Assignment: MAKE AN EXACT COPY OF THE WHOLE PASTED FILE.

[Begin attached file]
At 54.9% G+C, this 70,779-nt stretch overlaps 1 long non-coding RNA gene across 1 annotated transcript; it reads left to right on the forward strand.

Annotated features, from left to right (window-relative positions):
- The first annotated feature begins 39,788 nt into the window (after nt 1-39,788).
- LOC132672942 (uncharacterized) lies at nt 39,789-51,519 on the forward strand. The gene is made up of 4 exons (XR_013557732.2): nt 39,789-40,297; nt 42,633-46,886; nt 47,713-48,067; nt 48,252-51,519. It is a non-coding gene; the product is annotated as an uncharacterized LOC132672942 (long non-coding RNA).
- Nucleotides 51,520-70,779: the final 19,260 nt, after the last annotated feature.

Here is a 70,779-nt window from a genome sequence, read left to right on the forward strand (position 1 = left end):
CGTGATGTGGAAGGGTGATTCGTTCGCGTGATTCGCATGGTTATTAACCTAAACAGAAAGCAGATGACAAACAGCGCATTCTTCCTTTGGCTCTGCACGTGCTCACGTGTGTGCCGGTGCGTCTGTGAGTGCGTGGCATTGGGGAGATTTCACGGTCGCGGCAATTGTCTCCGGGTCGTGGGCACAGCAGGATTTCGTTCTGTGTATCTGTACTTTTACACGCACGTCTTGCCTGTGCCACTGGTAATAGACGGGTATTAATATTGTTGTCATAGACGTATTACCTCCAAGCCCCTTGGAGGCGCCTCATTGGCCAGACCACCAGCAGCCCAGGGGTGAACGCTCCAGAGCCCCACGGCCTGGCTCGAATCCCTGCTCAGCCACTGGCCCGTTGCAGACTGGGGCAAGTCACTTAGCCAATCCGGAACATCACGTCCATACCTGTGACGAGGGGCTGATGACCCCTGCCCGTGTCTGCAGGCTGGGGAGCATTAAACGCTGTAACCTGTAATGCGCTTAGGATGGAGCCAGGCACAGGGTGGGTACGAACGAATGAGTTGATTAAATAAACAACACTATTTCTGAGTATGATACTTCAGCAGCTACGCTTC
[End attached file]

At 54.9% G+C, this 70,779-nt stretch overlaps 1 long non-coding RNA gene across 1 annotated transcript; it reads left to right on the forward strand.

Annotated features, from left to right (window-relative positions):
- The first annotated feature begins 39,788 nt into the window (after nt 1-39,788).
- LOC132672942 (uncharacterized) lies at nt 39,789-51,519 on the forward strand. The gene is made up of 4 exons (XR_013557732.2): nt 39,789-40,297; nt 42,633-46,886; nt 47,713-48,067; nt 48,252-51,519. It is a non-coding gene; the product is annotated as an uncharacterized LOC132672942 (long non-coding RNA).
- Nucleotides 51,520-70,779: the final 19,260 nt, after the last annotated feature.

Here is a 70,779-nt window from a genome sequence, read left to right on the forward strand (position 1 = left end):
CGTGATGTGGAAGGGTGATTCGTTCGCGTGATTCGCATGGTTATTAACCTAAACAGAAAGCAGATGACAAACAGCGCATTCTTCCTTTGGCTCTGCACGTGCTCACGTGTGTGCCGGTGCGTCTGTGAGTGCGTGGCATTGGGGAGATTTCACGGTCGCGGCAATTGTCTCCGGGTCGTGGGCACAGCAGGATTTCGTTCTGTGTATCTGTACTTTTACACGCACGTCTTGCCTGTGCCACTGGTAATAGACGGGTATTAATATTGTTGTCATAGACGTATTACCTCCAAGCCCCTTGGAGGCGCCTCATTGGCCAGACCACCAGCAGCCCAGGGGTGAACGCTCCAGAGCCCCACGGCCTGGCTCGAATCCCTGCTCAGCCACTGGCCCGTTGCAGACTGGGGCAAGTCACTTAGCCAATCCGGAACATCACGTCCATACCTGTGACGAGGGGCTGATGACCCCTGCCCGTGTCTGCAGGCTGGGGAGCATTAAACGCTGTAACCTGTAATGCGCTTAGGATGGAGCCAGGCACAGGGTGGGTACGAACGAATGAGTTGATTAAATAAACAACACTATTTCTGAGTATGATACTTCAGCAGCTACGCTTC